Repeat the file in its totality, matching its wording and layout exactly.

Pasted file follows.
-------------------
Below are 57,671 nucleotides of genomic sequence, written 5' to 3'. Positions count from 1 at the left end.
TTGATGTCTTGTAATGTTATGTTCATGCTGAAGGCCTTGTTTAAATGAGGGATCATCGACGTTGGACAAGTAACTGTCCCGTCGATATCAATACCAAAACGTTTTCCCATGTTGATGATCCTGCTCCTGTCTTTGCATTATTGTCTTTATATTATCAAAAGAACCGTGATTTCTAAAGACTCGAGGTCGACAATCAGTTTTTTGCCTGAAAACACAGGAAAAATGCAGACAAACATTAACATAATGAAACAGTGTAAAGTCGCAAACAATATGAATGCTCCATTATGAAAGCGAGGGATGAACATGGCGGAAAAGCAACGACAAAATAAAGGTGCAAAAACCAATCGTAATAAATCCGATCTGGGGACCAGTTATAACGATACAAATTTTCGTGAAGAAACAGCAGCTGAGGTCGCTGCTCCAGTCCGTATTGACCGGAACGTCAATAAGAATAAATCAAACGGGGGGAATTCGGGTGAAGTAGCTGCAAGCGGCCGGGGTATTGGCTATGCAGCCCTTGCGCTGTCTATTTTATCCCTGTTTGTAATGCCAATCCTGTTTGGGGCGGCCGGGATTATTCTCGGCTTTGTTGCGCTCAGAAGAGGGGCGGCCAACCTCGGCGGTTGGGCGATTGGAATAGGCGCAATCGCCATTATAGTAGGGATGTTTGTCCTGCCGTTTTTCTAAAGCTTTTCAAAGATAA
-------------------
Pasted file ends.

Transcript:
Below are 57,671 nucleotides of genomic sequence, written 5' to 3'. Positions count from 1 at the left end.
TTGATGTCTTGTAATGTTATGTTCATGCTGAAGGCCTTGTTTAAATGAGGGATCATCGACGTTGGACAAGTAACTGTCCCGTCGATATCAATACCAAAACGTTTTCCCATGTTGATGATCCTGCTCCTGTCTTTGCATTATTGTCTTTATATTATCAAAAGAACCGTGATTTCTAAAGACTCGAGGTCGACAATCAGTTTTTTGCCTGAAAACACAGGAAAAATGCAGACAAACATTAACATAATGAAACAGTGTAAAGTCGCAAACAATATGAATGCTCCATTATGAAAGCGAGGGATGAACATGGCGGAAAAGCAACGACAAAATAAAGGTGCAAAAACCAATCGTAATAAATCCGATCTGGGGACCAGTTATAACGATACAAATTTTCGTGAAGAAACAGCAGCTGAGGTCGCTGCTCCAGTCCGTATTGACCGGAACGTCAATAAGAATAAATCAAACGGGGGGAATTCGGGTGAAGTAGCTGCAAGCGGCCGGGGTATTGGCTATGCAGCCCTTGCGCTGTCTATTTTATCCCTGTTTGTAATGCCAATCCTGTTTGGGGCGGCCGGGATTATTCTCGGCTTTGTTGCGCTCAGAAGAGGGGCGGCCAACCTCGGCGGTTGGGCGATTGGAATAGGCGCAATCGCCATTATAGTAGGGATGTTTGTCCTGCCGTTTTTCTAAAGCTTTTCAAAGATAA